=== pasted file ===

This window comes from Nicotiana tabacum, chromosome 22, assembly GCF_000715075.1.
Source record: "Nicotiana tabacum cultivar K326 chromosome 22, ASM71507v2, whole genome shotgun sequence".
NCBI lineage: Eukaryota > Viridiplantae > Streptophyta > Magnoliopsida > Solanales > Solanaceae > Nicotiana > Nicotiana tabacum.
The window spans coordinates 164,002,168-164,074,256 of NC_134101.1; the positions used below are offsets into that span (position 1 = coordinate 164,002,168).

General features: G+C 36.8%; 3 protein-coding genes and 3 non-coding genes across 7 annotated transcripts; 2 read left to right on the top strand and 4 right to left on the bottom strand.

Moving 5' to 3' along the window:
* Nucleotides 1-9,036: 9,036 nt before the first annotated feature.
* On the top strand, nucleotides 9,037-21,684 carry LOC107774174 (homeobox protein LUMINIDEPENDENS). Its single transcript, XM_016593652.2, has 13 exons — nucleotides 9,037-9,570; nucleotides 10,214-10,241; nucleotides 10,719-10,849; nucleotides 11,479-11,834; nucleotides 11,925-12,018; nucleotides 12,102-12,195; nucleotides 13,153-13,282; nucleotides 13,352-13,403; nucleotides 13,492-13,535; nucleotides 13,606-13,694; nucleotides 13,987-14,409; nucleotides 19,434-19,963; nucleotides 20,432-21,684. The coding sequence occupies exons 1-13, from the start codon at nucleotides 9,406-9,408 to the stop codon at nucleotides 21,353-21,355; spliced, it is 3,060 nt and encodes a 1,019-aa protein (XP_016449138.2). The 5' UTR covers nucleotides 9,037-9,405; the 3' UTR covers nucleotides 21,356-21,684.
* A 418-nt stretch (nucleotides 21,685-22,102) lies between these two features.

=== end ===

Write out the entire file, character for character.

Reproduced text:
This window comes from Nicotiana tabacum, chromosome 22, assembly GCF_000715075.1.
Source record: "Nicotiana tabacum cultivar K326 chromosome 22, ASM71507v2, whole genome shotgun sequence".
NCBI lineage: Eukaryota > Viridiplantae > Streptophyta > Magnoliopsida > Solanales > Solanaceae > Nicotiana > Nicotiana tabacum.
The window spans coordinates 164,002,168-164,074,256 of NC_134101.1; the positions used below are offsets into that span (position 1 = coordinate 164,002,168).

General features: G+C 36.8%; 3 protein-coding genes and 3 non-coding genes across 7 annotated transcripts; 2 read left to right on the top strand and 4 right to left on the bottom strand.

Moving 5' to 3' along the window:
* Nucleotides 1-9,036: 9,036 nt before the first annotated feature.
* On the top strand, nucleotides 9,037-21,684 carry LOC107774174 (homeobox protein LUMINIDEPENDENS). Its single transcript, XM_016593652.2, has 13 exons — nucleotides 9,037-9,570; nucleotides 10,214-10,241; nucleotides 10,719-10,849; nucleotides 11,479-11,834; nucleotides 11,925-12,018; nucleotides 12,102-12,195; nucleotides 13,153-13,282; nucleotides 13,352-13,403; nucleotides 13,492-13,535; nucleotides 13,606-13,694; nucleotides 13,987-14,409; nucleotides 19,434-19,963; nucleotides 20,432-21,684. The coding sequence occupies exons 1-13, from the start codon at nucleotides 9,406-9,408 to the stop codon at nucleotides 21,353-21,355; spliced, it is 3,060 nt and encodes a 1,019-aa protein (XP_016449138.2). The 5' UTR covers nucleotides 9,037-9,405; the 3' UTR covers nucleotides 21,356-21,684.
* A 418-nt stretch (nucleotides 21,685-22,102) lies between these two features.